Everyone Uses the Internet for a Reason

As the year starts, here is an absolute GEM from DoshDosh:

“It’s the first month of a new year and at this time I’m itching to start new web ventures both for fun and profit. I usually do up a list of possible startup and site ideas and narrow them down into those with the highest potential. But success depends on execution and not just plans so I tend not to be too hung up about having a complete vision of what I want.

A little vagueness won’t hurt. I can always muddle through and change things up in response to market conditions or personal interest. No need to be perfect from the start.

I looked at many websites to study their methods, to learn what made them a success. I started planning what specific niche I wanted to explore and suddenly realized that I was thinking about the whole thing in a roundabout way.

There’s really no need to think hard about having the perfect idea. The foundations of popular and profitable websites/services are deeply related to the basic reasons why people get online and use the internet. Let’s do some reverse engineering from that perspective.

So, why do people worldwide use the internet?

  1. To communicate and socialize
    This is very much a fundamental human need. People like to meet and talk to other people through the internet. They use it to maintain new or existing relationships. They want to communicate ideas and find solidarity with others who share similar interests. So do something which facilitates communication. Hyper-local or cross-border communities, social networks, virtual worlds, apps or services built on existing communication/social protocols and services. Bring human social activities onto the internet grid. Socialize existing web functions, emphasize on connecting people.

  2. To find information, learn new things and be entertained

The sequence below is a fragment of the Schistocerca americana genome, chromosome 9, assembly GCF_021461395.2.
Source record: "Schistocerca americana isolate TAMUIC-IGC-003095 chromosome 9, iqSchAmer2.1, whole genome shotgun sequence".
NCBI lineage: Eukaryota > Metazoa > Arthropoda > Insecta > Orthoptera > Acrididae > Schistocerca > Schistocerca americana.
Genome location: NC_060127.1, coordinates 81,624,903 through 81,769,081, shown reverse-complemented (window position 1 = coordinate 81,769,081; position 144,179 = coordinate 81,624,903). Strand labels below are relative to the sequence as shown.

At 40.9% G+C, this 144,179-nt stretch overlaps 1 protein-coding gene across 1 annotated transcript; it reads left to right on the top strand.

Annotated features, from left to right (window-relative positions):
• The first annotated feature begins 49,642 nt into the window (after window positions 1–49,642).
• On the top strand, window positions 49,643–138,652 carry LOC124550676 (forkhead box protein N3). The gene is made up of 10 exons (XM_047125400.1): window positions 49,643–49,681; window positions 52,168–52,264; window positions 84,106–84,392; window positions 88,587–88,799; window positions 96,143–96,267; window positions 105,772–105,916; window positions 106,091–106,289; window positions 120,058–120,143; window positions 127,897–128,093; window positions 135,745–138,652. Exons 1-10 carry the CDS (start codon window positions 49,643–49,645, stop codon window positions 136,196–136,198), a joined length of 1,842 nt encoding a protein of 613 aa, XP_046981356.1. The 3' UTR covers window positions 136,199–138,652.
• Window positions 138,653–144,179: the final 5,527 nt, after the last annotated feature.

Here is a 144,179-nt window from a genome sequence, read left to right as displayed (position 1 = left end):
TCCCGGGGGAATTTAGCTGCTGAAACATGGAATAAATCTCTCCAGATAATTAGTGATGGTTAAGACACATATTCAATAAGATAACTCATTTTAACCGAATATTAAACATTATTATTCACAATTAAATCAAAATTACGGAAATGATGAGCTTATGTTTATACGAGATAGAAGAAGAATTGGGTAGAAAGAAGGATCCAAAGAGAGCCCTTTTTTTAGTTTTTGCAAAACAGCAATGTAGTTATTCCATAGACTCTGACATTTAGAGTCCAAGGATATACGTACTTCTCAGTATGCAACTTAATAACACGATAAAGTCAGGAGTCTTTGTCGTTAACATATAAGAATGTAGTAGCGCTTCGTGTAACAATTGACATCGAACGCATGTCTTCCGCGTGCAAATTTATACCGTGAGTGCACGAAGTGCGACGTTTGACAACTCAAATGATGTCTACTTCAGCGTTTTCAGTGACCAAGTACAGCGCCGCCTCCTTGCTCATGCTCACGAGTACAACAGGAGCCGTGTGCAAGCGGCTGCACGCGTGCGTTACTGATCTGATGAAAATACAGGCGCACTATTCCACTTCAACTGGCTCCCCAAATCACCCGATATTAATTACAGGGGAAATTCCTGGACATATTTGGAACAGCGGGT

The internet is a massive archive of new and old information. It is also a source of pleasure, giving immediate gratification in the form of images, sound and interactivity. As an educational tool, the web is essential for people who are seeking to learn.

    People want to find things online. So help them. Create a system which provides information or filters existing content. Monetize the flow of data. Blogs, training courses, social news, aggregated news, paid membership sites, online journals, one-stop entertainment portals, video, image and game hubs with a specific focus.

  3. To do work, generate income and run a business
    People use the internet to make a living. It is essential to many businesses that want to increase brand exposure or sell a product/service. They also use the web to help them work better. There is a market of webmasters, entrepreneurs and small/big businesses out there who are willing to pay to boost their revenue. Consultancies, design firms, freelancers, enterprise software, business-specific tools/apps and services. Think of ways to help people work smarter and more efficiently online.

And of course, there’s the e-commerce industry and the buying/selling of products. There’s really a lot more specific reasons why people get online. Everyone of them is an idea for a product/service/website. Most likely there’s already someone out there in the same niche doing the same thing. The question is not how many competitors are there but how saturated and fulfilled are each web user’s reasons/needs.

Differentiate by presenting alternate solutions. Or stand on the shoulders of giants and improve existing services/websites even more. Learn to do some clever marketing and you should do fine. Cut your losses early by quitting when you’ve lost the passion or will to work hard. Because one rarely gets profitable or influential without interest or perseverance.”

PayPal Coming to Kenya in 2012?

Rumor has it that you will soon be able to withdraw your PayPal funds in Kenya legally and easily.